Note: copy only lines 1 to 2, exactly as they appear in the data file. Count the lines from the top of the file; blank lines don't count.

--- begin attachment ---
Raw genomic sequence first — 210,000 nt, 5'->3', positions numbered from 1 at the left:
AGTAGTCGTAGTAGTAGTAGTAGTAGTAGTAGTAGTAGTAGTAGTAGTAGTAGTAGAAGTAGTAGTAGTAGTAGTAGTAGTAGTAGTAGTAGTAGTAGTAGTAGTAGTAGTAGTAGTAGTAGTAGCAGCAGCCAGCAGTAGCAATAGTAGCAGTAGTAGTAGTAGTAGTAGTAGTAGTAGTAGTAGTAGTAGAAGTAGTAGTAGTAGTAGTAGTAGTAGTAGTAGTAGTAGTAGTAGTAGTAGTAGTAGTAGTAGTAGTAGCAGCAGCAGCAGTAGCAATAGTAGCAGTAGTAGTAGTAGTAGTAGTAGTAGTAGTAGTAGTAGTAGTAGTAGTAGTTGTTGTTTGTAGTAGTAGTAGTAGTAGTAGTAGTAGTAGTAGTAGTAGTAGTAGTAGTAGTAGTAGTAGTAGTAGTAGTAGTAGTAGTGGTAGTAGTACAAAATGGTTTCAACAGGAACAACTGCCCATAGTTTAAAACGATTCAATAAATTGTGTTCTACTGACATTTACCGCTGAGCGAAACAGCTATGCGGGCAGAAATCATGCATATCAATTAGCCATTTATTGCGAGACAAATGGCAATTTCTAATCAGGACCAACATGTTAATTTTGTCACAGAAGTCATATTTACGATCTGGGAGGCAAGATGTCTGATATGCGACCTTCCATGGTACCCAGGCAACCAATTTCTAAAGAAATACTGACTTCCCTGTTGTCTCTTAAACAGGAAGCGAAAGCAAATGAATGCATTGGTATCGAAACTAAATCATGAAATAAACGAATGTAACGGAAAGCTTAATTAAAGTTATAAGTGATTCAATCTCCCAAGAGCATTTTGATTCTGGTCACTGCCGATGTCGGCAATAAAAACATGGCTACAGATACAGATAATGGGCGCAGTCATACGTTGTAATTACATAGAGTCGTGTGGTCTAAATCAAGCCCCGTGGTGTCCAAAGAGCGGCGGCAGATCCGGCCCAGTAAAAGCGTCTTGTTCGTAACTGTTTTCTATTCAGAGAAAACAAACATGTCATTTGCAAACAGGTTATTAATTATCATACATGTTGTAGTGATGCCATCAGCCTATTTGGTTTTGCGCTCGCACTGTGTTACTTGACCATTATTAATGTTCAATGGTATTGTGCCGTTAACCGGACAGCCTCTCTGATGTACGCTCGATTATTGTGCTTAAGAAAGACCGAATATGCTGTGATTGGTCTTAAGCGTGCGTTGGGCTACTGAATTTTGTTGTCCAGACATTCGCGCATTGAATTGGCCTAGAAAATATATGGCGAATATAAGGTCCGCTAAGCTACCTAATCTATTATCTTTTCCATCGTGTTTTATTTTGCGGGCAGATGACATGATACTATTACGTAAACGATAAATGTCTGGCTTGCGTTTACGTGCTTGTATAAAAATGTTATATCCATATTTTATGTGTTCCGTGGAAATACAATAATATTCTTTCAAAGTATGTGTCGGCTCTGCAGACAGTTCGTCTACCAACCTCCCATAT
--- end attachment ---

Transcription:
Raw genomic sequence first — 210,000 nt, 5'->3', positions numbered from 1 at the left:
AGTAGTCGTAGTAGTAGTAGTAGTAGTAGTAGTAGTAGTAGTAGTAGTAGTAGTAGAAGTAGTAGTAGTAGTAGTAGTAGTAGTAGTAGTAGTAGTAGTAGTAGTAGTAGTAGTAGTAGTAGTAGCAGCAGCCAGCAGTAGCAATAGTAGCAGTAGTAGTAGTAGTAGTAGTAGTAGTAGTAGTAGTAGTAGAAGTAGTAGTAGTAGTAGTAGTAGTAGTAGTAGTAGTAGTAGTAGTAGTAGTAGTAGTAGTAGTAGTAGCAGCAGCAGCAGTAGCAATAGTAGCAGTAGTAGTAGTAGTAGTAGTAGTAGTAGTAGTAGTAGTAGTAGTAGTAGTTGTTGTTTGTAGTAGTAGTAGTAGTAGTAGTAGTAGTAGTAGTAGTAGTAGTAGTAGTAGTAGTAGTAGTAGTAGTAGTAGTAGTAGTGGTAGTAGTACAAAATGGTTTCAACAGGAACAACTGCCCATAGTTTAAAACGATTCAATAAATTGTGTTCTACTGACATTTACCGCTGAGCGAAACAGCTATGCGGGCAGAAATCATGCATATCAATTAGCCATTTATTGCGAGACAAATGGCAATTTCTAATCAGGACCAACATGTTAATTTTGTCACAGAAGTCATATTTACGATCTGGGAGGCAAGATGTCTGATATGCGACCTTCCATGGTACCCAGGCAACCAATTTCTAAAGAAATACTGACTTCCCTGTTGTCTCTTAAACAGGAAGCGAAAGCAAATGAATGCATTGGTATCGAAACTAAATCATGAAATAAACGAATGTAACGGAAAGCTTAATTAAAGTTATAAGTGATTCAATCTCCCAAGAGCATTTTGATTCTGGTCACTGCCGATGTCGGCAATAAAAACATGGCTACAGATACAGATAATGGGCGCAGTCATACGTTGTAATTACATAGAGTCGTGTGGTCTAAATCAAGCCCCGTGGTGTCCAAAGAGCGGCGGCAGATCCGGCCCAGTAAAAGCGTCTTGTTCGTAACTGTTTTCTATTCAGAGAAAACAAACATGTCATTTGCAAACAGGTTATTAATTATCATACATGTTGTAGTGATGCCATCAGCCTATTTGGTTTTGCGCTCGCACTGTGTTACTTGACCATTATTAATGTTCAATGGTATTGTGCCGTTAACCGGACAGCCTCTCTGATGTACGCTCGATTATTGTGCTTAAGAAAGACCGAATATGCTGTGATTGGTCTTAAGCGTGCGTTGGGCTACTGAATTTTGTTGTCCAGACATTCGCGCATTGAATTGGCCTAGAAAATATATGGCGAATATAAGGTCCGCTAAGCTACCTAATCTATTATCTTTTCCATCGTGTTTTATTTTGCGGGCAGATGACATGATACTATTACGTAAACGATAAATGTCTGGCTTGCGTTTACGTGCTTGTATAAAAATGTTATATCCATATTTTATGTGTTCCGTGGAAATACAATAATATTCTTTCAAAGTATGTGTCGGCTCTGCAGACAGTTCGTCTACCAACCTCCCATAT